On this daySep 13, 1976

Alaska Settles Lawsuit, Finally Agrees to Build Schools for Native Students

Image | University of Washington Libraries, Special Collections Division

In 1975, twenty-seven Native Alaskan high school students sued the state of Alaska for failing to provide secondary education in their villages. The students argued that the state was violating their right to education, which was guaranteed by the Alaska Constitution and the Equal Protection Clause of the United States Constitution. The case, Tobeluk v. Lind was settled on September 13, 1976, when the State of Alaska agreed to build secondary schools in rural Native villages. The victory came after nearly a century of inequality and discrimination in the state.

In the late 1890s, the gold rush drastically increased the Alaska territory’s non-Native population. As white residents settled in Alaska, they began to demand a separate system of schools to educate their children apart from Native children.

In 1905, the federal government responded, proclaiming that the education of Native children would remain a federal responsibility, while the territorial government would oversee the education of “white children and children of mixed blood who lead a civilized life.” Known as the Nelson Act, this law established a dual school system in Alaska. A subsequent 1917 law, which followed the formal creation of the Territory of Alaska, transferred power over education of “white and colored children and children of mixed blood who lead a civilized life” to the Alaska Territorial Legislature.

The federal government continued to oversee the education of Alaska Natives by sending Native high school students away from their villages to boarding schools in other states. Meanwhile, white and “mixed-blood” children attended local high schools. In the 1920s, the federal government retreated from its assimilationist program and began sending students to boarding schools within Alaska – but as enrollment increased beyond the capacity of the in-state schools, some students were once again sent out of state.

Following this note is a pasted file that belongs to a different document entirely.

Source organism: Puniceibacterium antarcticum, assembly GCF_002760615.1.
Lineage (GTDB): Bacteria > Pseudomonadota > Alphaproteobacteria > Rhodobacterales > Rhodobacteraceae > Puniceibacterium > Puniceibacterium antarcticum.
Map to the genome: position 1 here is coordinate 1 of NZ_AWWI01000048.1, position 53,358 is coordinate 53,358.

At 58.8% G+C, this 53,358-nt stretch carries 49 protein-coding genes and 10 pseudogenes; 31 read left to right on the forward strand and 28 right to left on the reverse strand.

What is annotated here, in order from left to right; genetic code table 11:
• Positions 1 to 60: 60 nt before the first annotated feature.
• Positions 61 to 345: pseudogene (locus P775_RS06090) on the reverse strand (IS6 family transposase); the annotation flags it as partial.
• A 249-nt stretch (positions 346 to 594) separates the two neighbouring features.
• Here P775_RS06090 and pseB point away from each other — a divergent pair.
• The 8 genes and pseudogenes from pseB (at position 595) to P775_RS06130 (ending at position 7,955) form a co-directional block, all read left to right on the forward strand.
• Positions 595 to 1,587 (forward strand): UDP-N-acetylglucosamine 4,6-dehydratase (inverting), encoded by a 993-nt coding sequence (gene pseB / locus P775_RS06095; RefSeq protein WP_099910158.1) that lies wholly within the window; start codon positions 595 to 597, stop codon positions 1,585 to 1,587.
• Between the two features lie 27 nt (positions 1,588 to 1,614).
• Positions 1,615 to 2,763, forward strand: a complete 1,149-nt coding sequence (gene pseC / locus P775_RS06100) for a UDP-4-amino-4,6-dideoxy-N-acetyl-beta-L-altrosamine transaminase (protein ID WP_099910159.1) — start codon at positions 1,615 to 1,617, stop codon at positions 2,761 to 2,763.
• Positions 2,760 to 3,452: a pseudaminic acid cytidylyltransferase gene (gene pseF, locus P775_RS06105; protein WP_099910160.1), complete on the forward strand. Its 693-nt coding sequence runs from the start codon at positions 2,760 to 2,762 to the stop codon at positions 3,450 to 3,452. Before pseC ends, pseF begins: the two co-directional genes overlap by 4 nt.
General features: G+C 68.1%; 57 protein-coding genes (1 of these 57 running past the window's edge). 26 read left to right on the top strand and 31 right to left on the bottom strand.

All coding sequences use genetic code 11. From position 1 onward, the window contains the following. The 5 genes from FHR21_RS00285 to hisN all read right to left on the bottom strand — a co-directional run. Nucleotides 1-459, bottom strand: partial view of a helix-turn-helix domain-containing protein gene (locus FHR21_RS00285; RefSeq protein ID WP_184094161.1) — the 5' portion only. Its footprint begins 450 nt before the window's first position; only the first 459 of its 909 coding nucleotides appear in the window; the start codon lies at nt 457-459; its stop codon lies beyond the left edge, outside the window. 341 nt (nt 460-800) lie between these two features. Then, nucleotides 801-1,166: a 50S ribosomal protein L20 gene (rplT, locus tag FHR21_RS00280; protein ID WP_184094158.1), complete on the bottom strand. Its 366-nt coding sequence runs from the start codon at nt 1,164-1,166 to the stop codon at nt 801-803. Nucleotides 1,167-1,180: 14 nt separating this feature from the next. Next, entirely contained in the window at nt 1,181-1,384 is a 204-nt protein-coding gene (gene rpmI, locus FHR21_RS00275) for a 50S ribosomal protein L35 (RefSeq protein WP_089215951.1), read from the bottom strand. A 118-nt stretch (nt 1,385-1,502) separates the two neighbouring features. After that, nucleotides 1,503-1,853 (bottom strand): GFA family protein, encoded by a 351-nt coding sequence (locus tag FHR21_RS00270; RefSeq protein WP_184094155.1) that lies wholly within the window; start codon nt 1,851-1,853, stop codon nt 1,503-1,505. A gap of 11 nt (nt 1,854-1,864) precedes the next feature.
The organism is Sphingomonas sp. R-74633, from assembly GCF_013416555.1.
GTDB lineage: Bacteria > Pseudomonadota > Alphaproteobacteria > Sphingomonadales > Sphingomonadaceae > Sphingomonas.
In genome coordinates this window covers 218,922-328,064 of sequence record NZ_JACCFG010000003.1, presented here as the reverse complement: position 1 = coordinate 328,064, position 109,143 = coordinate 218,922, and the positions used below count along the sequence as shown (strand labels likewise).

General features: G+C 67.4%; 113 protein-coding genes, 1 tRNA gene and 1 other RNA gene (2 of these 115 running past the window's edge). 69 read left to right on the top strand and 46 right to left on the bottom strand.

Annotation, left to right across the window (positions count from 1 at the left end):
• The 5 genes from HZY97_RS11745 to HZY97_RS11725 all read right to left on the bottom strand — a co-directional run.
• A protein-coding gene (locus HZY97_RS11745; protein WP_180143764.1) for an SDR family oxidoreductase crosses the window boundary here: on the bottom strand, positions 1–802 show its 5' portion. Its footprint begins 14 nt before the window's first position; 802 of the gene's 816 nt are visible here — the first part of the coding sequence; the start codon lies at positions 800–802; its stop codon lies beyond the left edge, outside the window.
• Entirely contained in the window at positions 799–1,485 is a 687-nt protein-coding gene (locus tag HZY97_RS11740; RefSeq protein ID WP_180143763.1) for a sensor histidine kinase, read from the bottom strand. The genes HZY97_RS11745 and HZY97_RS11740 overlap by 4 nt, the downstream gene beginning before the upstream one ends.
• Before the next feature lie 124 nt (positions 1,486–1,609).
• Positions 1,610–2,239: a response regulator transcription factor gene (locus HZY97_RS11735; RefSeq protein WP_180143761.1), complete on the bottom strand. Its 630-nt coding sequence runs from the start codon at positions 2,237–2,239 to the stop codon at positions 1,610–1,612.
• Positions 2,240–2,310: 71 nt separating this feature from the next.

The Johnson-O’Malley Act, passed in 1934, transferred the responsibility of educating Native children to state and local school systems. The Alaska territorial government soon began assuming control of some Native schools, but the federal Bureau of Indian Affairs (BIA) continued to operate separate Native schools as well – even after Alaska gained statehood in 1958. It was not until the early 1960s that the Alaska and federal governments made the final push to reduce the dual school systems to one unified system.

Many Natives lived in rural areas without local high schools and had to attend boarding school or enroll in a largely unsuccessful correspondence study if they desired a high school education. In 1966, Alaska established its own Boarding Home Program to provide secondary education to students living in areas with no local high school. While Alaska’s boarding program meant Native students did not have to leave the state unless they wished, as many as 600 students per year were still forced to leave their homes to attend programs in towns hundreds of miles away. Students in the boarding program “experienced accelerated drop-out rates, psychological and social problems, including disruption of family life and loss of sense of identity, and failure to live up to educational potential” at a much higher rate than students attending local schools. In addition, many students boarded with white families were treated as servants.

The 1975 lawsuit, often called the "Molly Hootch" case for one of the named plaintiffs, "afforded villagers a rare experience with power in shaping the educational destiny of their children" in the words of one of the students' attorneys, Stephen E. Cotton. In a 2016 interview, plaintiff Molly Hootch acknowledged the serious challenges facing modern village schools but also recognized the impact of the lawsuit associated with her name.

"Education in the village is difficult at best," she told an Alaskan journalist. "I understand the economic difficulties of operating them in today's economy, but I would never desire for my fellow Yup'ik students to have to go off to schools outside of their village. That was too stressful for me."

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